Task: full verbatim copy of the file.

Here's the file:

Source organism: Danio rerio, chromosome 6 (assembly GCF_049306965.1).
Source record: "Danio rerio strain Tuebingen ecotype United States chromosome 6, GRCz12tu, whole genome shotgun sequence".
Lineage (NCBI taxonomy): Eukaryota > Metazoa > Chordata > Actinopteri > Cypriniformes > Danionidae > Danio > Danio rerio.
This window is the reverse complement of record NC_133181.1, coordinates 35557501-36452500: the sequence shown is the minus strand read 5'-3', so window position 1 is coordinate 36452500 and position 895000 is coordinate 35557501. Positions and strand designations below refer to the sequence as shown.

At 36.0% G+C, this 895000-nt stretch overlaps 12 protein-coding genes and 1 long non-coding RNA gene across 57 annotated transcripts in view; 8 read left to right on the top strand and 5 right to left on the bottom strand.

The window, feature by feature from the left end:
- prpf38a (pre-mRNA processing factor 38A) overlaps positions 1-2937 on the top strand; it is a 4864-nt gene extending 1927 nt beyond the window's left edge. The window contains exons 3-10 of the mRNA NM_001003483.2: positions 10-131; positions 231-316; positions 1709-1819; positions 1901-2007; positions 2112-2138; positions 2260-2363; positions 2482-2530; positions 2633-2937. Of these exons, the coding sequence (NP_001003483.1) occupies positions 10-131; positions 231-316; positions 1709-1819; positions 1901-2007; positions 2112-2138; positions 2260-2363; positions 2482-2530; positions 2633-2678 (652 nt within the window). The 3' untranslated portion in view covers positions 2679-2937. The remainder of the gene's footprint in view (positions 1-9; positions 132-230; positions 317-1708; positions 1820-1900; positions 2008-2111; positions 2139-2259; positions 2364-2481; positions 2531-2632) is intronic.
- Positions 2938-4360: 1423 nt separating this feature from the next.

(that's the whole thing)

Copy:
Source organism: Danio rerio, chromosome 6 (assembly GCF_049306965.1).
Source record: "Danio rerio strain Tuebingen ecotype United States chromosome 6, GRCz12tu, whole genome shotgun sequence".
Lineage (NCBI taxonomy): Eukaryota > Metazoa > Chordata > Actinopteri > Cypriniformes > Danionidae > Danio > Danio rerio.
This window is the reverse complement of record NC_133181.1, coordinates 35557501-36452500: the sequence shown is the minus strand read 5'-3', so window position 1 is coordinate 36452500 and position 895000 is coordinate 35557501. Positions and strand designations below refer to the sequence as shown.

At 36.0% G+C, this 895000-nt stretch overlaps 12 protein-coding genes and 1 long non-coding RNA gene across 57 annotated transcripts in view; 8 read left to right on the top strand and 5 right to left on the bottom strand.

The window, feature by feature from the left end:
- prpf38a (pre-mRNA processing factor 38A) overlaps positions 1-2937 on the top strand; it is a 4864-nt gene extending 1927 nt beyond the window's left edge. The window contains exons 3-10 of the mRNA NM_001003483.2: positions 10-131; positions 231-316; positions 1709-1819; positions 1901-2007; positions 2112-2138; positions 2260-2363; positions 2482-2530; positions 2633-2937. Of these exons, the coding sequence (NP_001003483.1) occupies positions 10-131; positions 231-316; positions 1709-1819; positions 1901-2007; positions 2112-2138; positions 2260-2363; positions 2482-2530; positions 2633-2678 (652 nt within the window). The 3' untranslated portion in view covers positions 2679-2937. The remainder of the gene's footprint in view (positions 1-9; positions 132-230; positions 317-1708; positions 1820-1900; positions 2008-2111; positions 2139-2259; positions 2364-2481; positions 2531-2632) is intronic.
- Positions 2938-4360: 1423 nt separating this feature from the next.